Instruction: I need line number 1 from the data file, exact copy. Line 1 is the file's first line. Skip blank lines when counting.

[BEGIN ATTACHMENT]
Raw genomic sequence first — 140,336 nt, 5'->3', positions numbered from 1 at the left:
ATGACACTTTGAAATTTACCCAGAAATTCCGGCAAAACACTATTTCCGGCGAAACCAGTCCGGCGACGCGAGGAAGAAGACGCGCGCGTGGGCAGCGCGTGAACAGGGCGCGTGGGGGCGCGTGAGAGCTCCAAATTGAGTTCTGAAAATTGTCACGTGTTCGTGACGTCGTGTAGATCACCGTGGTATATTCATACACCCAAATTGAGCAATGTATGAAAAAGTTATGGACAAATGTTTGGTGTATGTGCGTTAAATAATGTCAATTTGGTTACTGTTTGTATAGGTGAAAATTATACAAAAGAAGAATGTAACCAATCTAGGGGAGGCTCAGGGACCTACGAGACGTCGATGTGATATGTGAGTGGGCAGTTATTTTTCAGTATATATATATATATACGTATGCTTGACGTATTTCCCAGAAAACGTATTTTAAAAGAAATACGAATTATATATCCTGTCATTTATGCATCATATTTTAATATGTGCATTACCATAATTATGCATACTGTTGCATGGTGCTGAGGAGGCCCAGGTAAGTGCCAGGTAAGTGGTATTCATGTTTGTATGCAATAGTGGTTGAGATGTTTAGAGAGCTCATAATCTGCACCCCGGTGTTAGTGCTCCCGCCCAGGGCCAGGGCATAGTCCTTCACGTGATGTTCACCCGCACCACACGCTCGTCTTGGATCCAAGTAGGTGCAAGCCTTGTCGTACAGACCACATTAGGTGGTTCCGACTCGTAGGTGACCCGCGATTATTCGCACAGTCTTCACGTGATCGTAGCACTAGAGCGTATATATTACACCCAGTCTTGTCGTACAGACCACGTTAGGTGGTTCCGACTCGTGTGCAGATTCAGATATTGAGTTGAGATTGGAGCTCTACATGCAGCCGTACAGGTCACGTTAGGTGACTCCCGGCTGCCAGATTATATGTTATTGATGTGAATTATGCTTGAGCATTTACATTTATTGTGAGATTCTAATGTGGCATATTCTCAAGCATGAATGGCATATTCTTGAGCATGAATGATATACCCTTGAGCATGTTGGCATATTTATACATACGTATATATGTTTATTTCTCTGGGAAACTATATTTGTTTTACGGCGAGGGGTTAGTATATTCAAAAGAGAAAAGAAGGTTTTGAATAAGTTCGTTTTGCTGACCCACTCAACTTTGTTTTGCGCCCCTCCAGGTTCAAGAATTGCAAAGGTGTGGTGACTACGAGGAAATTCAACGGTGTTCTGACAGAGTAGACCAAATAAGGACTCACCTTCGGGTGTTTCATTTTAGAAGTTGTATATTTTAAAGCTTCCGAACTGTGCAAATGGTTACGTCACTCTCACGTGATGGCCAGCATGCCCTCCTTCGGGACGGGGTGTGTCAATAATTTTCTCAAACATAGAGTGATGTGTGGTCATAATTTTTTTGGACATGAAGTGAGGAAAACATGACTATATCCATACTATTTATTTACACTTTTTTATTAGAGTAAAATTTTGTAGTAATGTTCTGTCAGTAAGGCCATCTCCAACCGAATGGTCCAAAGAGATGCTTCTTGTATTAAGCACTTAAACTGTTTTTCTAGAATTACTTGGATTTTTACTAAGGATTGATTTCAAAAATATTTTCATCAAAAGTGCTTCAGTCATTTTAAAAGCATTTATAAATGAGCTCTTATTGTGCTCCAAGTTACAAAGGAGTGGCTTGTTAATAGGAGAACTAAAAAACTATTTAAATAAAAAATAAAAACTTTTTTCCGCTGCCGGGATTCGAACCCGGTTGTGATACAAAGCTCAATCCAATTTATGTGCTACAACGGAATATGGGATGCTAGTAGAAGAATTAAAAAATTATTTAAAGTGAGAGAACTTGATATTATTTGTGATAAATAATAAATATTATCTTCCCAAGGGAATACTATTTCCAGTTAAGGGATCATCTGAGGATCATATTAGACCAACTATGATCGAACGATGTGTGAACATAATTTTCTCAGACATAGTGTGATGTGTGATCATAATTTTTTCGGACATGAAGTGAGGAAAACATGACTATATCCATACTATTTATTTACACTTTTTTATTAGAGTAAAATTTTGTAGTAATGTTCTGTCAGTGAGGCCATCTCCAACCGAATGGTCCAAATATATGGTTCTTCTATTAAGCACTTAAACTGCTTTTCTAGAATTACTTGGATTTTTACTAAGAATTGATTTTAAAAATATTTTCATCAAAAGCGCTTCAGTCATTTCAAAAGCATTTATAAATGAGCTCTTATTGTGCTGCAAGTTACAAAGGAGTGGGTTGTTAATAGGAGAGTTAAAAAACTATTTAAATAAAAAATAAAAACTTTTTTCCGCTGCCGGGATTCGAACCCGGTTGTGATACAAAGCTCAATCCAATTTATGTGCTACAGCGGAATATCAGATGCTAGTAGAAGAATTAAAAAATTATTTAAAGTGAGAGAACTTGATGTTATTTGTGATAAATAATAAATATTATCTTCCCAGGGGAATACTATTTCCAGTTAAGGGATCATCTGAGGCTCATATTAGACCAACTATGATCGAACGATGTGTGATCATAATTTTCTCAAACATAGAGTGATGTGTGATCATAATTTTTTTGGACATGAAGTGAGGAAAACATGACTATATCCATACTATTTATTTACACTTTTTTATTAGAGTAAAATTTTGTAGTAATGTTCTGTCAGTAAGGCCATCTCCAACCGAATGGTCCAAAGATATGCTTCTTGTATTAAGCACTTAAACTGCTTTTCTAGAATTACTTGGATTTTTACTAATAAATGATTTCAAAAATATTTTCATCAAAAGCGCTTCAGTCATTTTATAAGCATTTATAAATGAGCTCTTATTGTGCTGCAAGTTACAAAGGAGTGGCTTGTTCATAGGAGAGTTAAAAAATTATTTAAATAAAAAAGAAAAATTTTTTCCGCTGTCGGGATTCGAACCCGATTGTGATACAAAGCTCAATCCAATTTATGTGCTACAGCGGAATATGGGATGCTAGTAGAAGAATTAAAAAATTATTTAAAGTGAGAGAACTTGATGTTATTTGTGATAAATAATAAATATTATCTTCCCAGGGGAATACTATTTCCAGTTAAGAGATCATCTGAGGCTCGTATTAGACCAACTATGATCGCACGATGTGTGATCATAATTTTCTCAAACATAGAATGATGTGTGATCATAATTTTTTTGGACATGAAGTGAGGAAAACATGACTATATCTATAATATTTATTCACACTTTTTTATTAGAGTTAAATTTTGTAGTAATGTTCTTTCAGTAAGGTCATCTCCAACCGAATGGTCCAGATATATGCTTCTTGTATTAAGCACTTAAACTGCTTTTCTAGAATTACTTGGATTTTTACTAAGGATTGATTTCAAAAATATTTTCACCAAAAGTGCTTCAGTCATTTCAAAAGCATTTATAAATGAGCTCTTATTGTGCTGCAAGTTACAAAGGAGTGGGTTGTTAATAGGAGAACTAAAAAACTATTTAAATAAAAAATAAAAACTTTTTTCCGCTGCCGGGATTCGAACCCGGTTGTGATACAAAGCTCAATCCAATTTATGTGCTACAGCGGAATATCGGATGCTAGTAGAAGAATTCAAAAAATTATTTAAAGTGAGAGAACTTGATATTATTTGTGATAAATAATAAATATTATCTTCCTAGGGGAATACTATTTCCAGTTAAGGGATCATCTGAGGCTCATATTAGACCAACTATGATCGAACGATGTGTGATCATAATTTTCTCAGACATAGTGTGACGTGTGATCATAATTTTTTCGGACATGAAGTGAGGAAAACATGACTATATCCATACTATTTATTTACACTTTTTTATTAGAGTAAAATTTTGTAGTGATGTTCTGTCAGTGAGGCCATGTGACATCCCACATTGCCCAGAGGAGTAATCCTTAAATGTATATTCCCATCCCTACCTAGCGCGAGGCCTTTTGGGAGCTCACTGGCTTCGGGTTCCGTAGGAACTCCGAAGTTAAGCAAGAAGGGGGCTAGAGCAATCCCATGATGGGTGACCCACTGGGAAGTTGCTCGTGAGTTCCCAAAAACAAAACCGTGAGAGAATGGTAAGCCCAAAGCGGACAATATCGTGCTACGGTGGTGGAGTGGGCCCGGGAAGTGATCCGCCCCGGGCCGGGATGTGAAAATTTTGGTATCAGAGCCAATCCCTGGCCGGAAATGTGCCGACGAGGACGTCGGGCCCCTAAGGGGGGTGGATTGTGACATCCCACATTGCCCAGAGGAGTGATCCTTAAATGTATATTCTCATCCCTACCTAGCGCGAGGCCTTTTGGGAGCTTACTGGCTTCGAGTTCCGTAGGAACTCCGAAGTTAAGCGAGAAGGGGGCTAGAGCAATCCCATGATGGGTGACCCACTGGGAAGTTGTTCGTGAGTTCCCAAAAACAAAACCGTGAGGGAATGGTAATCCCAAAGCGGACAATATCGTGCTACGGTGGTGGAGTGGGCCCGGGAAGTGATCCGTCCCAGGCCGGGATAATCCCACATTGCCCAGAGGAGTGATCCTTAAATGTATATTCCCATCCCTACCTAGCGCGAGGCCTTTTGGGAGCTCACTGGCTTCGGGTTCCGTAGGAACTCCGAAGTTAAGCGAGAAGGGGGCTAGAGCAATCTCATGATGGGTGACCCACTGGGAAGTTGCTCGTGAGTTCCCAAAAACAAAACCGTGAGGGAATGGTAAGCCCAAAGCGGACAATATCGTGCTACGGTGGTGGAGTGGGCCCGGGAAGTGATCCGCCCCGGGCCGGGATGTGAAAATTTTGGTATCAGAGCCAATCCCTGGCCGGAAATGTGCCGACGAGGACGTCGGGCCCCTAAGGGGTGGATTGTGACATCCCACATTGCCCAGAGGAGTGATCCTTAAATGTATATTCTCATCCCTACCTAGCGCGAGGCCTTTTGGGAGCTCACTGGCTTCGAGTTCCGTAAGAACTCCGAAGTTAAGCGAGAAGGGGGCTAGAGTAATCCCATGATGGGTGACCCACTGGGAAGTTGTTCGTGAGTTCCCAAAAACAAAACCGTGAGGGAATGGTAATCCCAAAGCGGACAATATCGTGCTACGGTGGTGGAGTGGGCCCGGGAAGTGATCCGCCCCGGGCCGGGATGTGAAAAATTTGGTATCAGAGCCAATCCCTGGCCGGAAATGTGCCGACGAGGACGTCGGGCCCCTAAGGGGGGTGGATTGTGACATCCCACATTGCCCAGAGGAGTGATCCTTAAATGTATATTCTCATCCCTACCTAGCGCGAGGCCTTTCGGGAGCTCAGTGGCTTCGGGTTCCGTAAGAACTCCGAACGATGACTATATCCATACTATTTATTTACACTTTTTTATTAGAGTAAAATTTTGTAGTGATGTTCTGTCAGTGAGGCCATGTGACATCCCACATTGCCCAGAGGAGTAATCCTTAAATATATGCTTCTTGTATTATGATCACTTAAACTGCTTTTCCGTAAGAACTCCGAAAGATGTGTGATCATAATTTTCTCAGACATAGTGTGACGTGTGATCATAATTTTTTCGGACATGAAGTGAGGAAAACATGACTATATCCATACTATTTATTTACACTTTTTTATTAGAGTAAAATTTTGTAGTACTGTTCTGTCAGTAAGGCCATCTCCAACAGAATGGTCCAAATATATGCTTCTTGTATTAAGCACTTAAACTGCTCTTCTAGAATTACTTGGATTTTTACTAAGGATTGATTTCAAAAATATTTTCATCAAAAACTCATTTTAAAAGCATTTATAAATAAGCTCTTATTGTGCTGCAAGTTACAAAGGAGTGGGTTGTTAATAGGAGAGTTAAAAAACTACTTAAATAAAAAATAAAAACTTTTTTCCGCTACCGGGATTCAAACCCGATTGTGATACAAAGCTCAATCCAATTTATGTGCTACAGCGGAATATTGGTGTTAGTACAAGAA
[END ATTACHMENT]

Raw genomic sequence first — 140,336 nt, 5'->3', positions numbered from 1 at the left: